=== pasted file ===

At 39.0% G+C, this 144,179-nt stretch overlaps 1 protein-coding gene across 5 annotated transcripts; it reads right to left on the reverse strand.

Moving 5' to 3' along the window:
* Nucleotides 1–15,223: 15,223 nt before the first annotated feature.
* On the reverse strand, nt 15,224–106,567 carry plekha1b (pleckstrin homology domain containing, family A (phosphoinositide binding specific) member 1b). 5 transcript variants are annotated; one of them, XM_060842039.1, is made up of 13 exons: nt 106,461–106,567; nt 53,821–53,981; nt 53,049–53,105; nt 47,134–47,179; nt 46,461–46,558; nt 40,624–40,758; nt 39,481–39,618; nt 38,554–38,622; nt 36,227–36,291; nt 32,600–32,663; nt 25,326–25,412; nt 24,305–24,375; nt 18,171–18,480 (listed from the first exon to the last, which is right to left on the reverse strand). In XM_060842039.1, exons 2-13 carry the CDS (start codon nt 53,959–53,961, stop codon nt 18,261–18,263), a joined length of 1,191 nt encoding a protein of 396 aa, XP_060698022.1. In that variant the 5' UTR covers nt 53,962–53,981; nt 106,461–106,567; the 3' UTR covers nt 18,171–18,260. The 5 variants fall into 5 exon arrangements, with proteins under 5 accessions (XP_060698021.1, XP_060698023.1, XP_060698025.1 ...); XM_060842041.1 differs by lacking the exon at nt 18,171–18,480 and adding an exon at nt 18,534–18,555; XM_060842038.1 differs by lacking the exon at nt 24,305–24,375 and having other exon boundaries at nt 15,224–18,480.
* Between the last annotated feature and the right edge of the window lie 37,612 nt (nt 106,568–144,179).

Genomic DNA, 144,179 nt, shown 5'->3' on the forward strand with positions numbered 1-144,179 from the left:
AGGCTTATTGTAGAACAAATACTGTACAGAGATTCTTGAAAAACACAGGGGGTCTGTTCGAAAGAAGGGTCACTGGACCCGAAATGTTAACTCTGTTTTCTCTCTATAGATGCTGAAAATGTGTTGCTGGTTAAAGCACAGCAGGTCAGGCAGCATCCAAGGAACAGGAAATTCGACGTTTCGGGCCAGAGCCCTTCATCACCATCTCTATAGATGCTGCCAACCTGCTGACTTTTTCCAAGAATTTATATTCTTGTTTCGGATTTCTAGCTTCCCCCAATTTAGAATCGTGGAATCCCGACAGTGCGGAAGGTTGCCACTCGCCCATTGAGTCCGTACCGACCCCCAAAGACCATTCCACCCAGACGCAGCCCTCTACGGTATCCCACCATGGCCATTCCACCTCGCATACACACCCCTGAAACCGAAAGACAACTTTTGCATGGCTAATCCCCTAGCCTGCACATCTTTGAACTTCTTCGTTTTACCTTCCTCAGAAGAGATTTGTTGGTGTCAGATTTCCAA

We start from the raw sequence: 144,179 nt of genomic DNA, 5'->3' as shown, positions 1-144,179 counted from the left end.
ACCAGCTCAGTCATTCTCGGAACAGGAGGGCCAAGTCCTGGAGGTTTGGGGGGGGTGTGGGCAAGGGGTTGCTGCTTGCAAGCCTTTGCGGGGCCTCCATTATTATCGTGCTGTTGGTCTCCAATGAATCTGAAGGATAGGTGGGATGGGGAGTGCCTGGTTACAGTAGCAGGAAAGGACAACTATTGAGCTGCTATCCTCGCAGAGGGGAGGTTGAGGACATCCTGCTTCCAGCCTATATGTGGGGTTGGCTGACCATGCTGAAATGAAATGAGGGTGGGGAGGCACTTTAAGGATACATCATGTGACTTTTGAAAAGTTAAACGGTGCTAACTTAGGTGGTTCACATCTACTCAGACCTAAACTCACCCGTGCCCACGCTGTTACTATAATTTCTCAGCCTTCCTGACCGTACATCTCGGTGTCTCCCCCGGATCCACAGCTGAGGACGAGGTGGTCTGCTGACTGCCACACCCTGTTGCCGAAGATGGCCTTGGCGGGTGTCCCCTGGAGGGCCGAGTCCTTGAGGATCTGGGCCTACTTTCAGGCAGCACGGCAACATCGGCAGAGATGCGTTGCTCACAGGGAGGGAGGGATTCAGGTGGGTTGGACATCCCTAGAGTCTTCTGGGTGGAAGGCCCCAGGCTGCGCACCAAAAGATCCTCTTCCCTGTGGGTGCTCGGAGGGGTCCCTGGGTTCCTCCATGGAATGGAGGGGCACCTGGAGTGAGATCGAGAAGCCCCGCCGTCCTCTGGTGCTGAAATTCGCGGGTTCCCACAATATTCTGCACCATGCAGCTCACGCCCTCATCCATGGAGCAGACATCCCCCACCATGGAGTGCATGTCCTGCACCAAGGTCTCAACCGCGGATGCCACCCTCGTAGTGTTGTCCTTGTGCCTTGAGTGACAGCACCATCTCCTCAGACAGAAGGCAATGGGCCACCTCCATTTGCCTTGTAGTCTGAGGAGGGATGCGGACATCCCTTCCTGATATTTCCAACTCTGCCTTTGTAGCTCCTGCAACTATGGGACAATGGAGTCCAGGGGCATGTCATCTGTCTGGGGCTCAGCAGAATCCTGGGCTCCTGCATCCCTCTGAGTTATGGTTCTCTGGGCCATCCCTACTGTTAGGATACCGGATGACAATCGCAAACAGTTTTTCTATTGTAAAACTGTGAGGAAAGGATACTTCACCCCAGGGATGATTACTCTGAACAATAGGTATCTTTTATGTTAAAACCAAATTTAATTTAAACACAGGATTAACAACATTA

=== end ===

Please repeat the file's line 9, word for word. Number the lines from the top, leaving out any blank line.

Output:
ACCAGCTCAGTCATTCTCGGAACAGGAGGGCCAAGTCCTGGAGGTTTGGGGGGGGTGTGGGCAAGGGGTTGCTGCTTGCAAGCCTTTGCGGGGCCTCCATTATTATCGTGCTGTTGGTCTCCAATGAATCTGAAGGATAGGTGGGATGGGGAGTGCCTGGTTACAGTAGCAGGAAAGGACAACTATTGAGCTGCTATCCTCGCAGAGGGGAGGTTGAGGACATCCTGCTTCCAGCCTATATGTGGGGTTGGCTGACCATGCTGAAATGAAATGAGGGTGGGGAGGCACTTTAAGGATACATCATGTGACTTTTGAAAAGTTAAACGGTGCTAACTTAGGTGGTTCACATCTACTCAGACCTAAACTCACCCGTGCCCACGCTGTTACTATAATTTCTCAGCCTTCCTGACCGTACATCTCGGTGTCTCCCCCGGATCCACAGCTGAGGACGAGGTGGTCTGCTGACTGCCACACCCTGTTGCCGAAGATGGCCTTGGCGGGTGTCCCCTGGAGGGCCGAGTCCTTGAGGATCTGGGCCTACTTTCAGGCAGCACGGCAACATCGGCAGAGATGCGTTGCTCACAGGGAGGGAGGGATTCAGGTGGGTTGGACATCCCTAGAGTCTTCTGGGTGGAAGGCCCCAGGCTGCGCACCAAAAGATCCTCTTCCCTGTGGGTGCTCGGAGGGGTCCCTGGGTTCCTCCATGGAATGGAGGGGCACCTGGAGTGAGATCGAGAAGCCCCGCCGTCCTCTGGTGCTGAAATTCGCGGGTTCCCACAATATTCTGCACCATGCAGCTCACGCCCTCATCCATGGAGCAGACATCCCCCACCATGGAGTGCATGTCCTGCACCAAGGTCTCAACCGCGGATGCCACCCTCGTAGTGTTGTCCTTGTGCCTTGAGTGACAGCACCATCTCCTCAGACAGAAGGCAATGGGCCACCTCCATTTGCCTTGTAGTCTGAGGAGGGATGCGGACATCCCTTCCTGATATTTCCAACTCTGCCTTTGTAGCTCCTGCAACTATGGGACAATGGAGTCCAGGGGCATGTCATCTGTCTGGGGCTCAGCAGAATCCTGGGCTCCTGCATCCCTCTGAGTTATGGTTCTCTGGGCCATCCCTACTGTTAGGATACCGGATGACAATCGCAAACAGTTTTTCTATTGTAAAACTGTGAGGAAAGGATACTTCACCCCAGGGATGATTACTCTGAACAATAGGTATCTTTTATGTTAAAACCAAATTTAATTTAAACACAGGATTAACAACATTA